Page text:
Category Archives: Agents

Getting them, having them, loving them

Loving Your Literary Litter

Here’s the truth of it: The manuscript you first write may not be the exact same manuscript that convinces an agent to represent you. The “I-got-an-agent” manuscript may not be precisely the same manuscript that the two of you sell to a publisher. The “I-got-a-book-deal” manuscript will likely not be the manuscript that eventually ends up as a book on a proper shelf in a proper bookstore.

These manuscripts will be similar. Oh, yes. They will be similar.  Many of the words will be the same. The narrative structure might even be the same. Of course, the living, beating heart of the story that gave it a chance in the first place will be the same. But as the manuscript evolves, what initially seemed like one beautiful and stalwart dog…

Golden

becomes more like a litter of puppies. Where-to-get-a-golden-retriever-puppy

I hereby give you permission to love them all. You may love the brand-new one, all sweetly damp with its eyes sealed shut. You may love the one that snores while it sleeps with its tummy full of milk. It might not be the liveliest, but it sure is cute! You may love the one that’s starting to show some personality, that scampers around and nips just a little too hard with its razor-sharp puppy teeth. You may and you should love them all.

But unless you’re going to be some kind of puppy hoarder—which doesn’t serve you or your plentiful puppies—

puppy attack

You get to keep only one. That’s right. One.

You’re not going to make this choice by yourself. Others will be involved. The potential puppy’s vet. The potential puppy’s trainer. They will look at all the puppies in the litter, tumbling about and tearing the place up, and they will help you decide on one.

Wait. We’re not talking about a *real* puppy. We’re talking about YOUR BOOK. The others involved will be your trusty agent and editor.

Secret Agent

But back to puppies.

Bit by bit, the right puppy will emerge. It will distinguish itself from its littermates. It will mature, develop manners, learn not to jump on guests. Its essential sense of self will be cultivated, its strengths enhanced. It will be groomed until it shines like a shiny, shiny show dog.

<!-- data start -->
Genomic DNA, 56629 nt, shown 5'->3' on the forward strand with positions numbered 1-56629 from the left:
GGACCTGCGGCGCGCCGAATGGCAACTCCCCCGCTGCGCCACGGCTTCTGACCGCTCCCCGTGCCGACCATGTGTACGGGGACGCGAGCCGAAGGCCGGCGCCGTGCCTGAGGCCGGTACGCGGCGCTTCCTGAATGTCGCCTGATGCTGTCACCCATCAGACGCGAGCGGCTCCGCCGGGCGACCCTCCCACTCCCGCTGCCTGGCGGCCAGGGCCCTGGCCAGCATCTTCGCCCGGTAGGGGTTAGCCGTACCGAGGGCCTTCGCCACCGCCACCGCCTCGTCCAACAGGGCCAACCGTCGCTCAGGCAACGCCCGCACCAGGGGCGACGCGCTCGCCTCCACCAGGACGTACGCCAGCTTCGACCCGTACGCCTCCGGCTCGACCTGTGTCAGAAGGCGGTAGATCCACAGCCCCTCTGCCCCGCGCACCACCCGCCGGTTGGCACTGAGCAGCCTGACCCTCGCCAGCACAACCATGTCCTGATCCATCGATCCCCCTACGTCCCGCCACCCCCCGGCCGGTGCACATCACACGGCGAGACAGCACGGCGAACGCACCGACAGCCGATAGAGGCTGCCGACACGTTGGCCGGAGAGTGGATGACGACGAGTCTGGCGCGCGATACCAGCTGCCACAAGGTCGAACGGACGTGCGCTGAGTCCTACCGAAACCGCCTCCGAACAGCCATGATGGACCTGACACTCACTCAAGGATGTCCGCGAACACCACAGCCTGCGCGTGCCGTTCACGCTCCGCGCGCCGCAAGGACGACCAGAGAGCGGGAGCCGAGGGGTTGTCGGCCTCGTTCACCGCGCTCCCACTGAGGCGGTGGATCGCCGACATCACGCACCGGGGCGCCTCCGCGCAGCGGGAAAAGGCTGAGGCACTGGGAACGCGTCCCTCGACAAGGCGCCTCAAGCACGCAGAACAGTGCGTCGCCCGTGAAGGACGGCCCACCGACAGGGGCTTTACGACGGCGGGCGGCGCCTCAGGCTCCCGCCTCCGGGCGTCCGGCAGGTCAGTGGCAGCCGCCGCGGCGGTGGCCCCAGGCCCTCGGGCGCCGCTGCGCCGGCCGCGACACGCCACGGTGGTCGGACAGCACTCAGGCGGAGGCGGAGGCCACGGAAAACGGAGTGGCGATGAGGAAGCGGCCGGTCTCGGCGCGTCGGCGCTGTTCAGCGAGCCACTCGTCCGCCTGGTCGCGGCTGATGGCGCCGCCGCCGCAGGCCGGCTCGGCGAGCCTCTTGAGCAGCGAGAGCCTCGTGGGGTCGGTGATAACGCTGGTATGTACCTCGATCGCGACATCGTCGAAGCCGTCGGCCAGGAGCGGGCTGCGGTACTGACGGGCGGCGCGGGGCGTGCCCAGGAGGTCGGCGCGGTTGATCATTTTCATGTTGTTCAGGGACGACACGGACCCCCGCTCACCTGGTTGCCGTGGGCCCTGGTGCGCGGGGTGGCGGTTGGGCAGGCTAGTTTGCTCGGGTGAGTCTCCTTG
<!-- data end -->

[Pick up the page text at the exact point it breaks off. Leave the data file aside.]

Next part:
Groomed

(Dog geek alert: I’m pretty sure this is an English Toy Spaniel. The muzzle looks too pushed-in for a Cavalier King Charles Spaniel. Feel free to weigh in.)

It will be ready to strut its stuff in front of the whole world and make you proud. Griffon

And your puppy-love will deepen into true love.Jenna Marbles

Remember, none of this happens by accident. Without long walks, lots of attention, some sleepless nights, and consistent discipline, your book-puppy will never become all it’s meant to be.

And it’s meant to be nothing less than a champion.

Best In Show

I look back fondly at my many versions of BABYMOON. They still have all their puppyish charm for me. The earliest is spare yet lyrical. Later ones are more developed, with complete sentences and a more varied rhythm. The final, more nuanced version is quite different from its siblings, and yet it bears a strong resemblance to all of them. I guess you could say it’s the pick of the litter.

Enjoy the day.

Hayley

————————————————————————–

Gravatar

I write for young people and live to make kids laugh. My debut picture book, BABYMOON, is coming from Candlewick Press. Come hang out with me on Twitter @hayleybwrites, Facebook, or in the meadow: http://hayleybarrettwrites.wordpress.com

17 Comments

Filed under Advice, Agents, Colleagues, craft~writing, Creativity, Discipline, Editing and Revising, Editor, Publishers and Editors, rhythms, Uncategorized, Writing, Writing and Life

Taking The Leap

Because of the earth’s orbit and math, we sometimes get an extra day tacked onto February. Leap Day. It’s a sweet bonus, like those yummy after-dinner mints that (too rarely) come with the check. A chance to take a breath and look around. A chance to decide what’s next. Today’s one of those days, and it begs the question, what leap are you going to take in the year ahead?

Jump!

Maybe this year you’ll lift your chin and start to call yourself a writer. Fellow EMU Darcey Rosenblatt has some thoughts on that: http://bit.ly/1Lokayk

Maybe you’ll commit to devoting a chunk of your precious time to starting or upping your word count. You might attend your first conference. Join a critique group. Seek representation. Start submitting manuscripts.

To my knowledge, there is no way to do this work without taking the big, scary, chancy leap at some point. When is that point? I think it’s when your work is as good, as powerful, as irresistible as you can make it. You have to honest with yourself. Outside opinions can be valuable, of course, but what ultimately matters is you. Your inimitable point of view. Your voice. YOU.

As writers, we are the midwives of emotion. We are called to pull the heartstrings, to summon the tears, to tickle the funnybone. Out of words and our own vulnerability, we forge a profound and mysterious bond of togetherness with our readers. We say to them—you are not alone. We both find this funny. We both find that sad. We both see this particular beauty right here and right now.

When you believe you’ve approached that point of connection, that point where you’ve done all you can, you should do it. Take the leap.

Gravatar About Hayley Barrett

I write for young people and live to make kids laugh. My debut picture book, BABYMOON, is coming from Candlewick Press.

 

19 Comments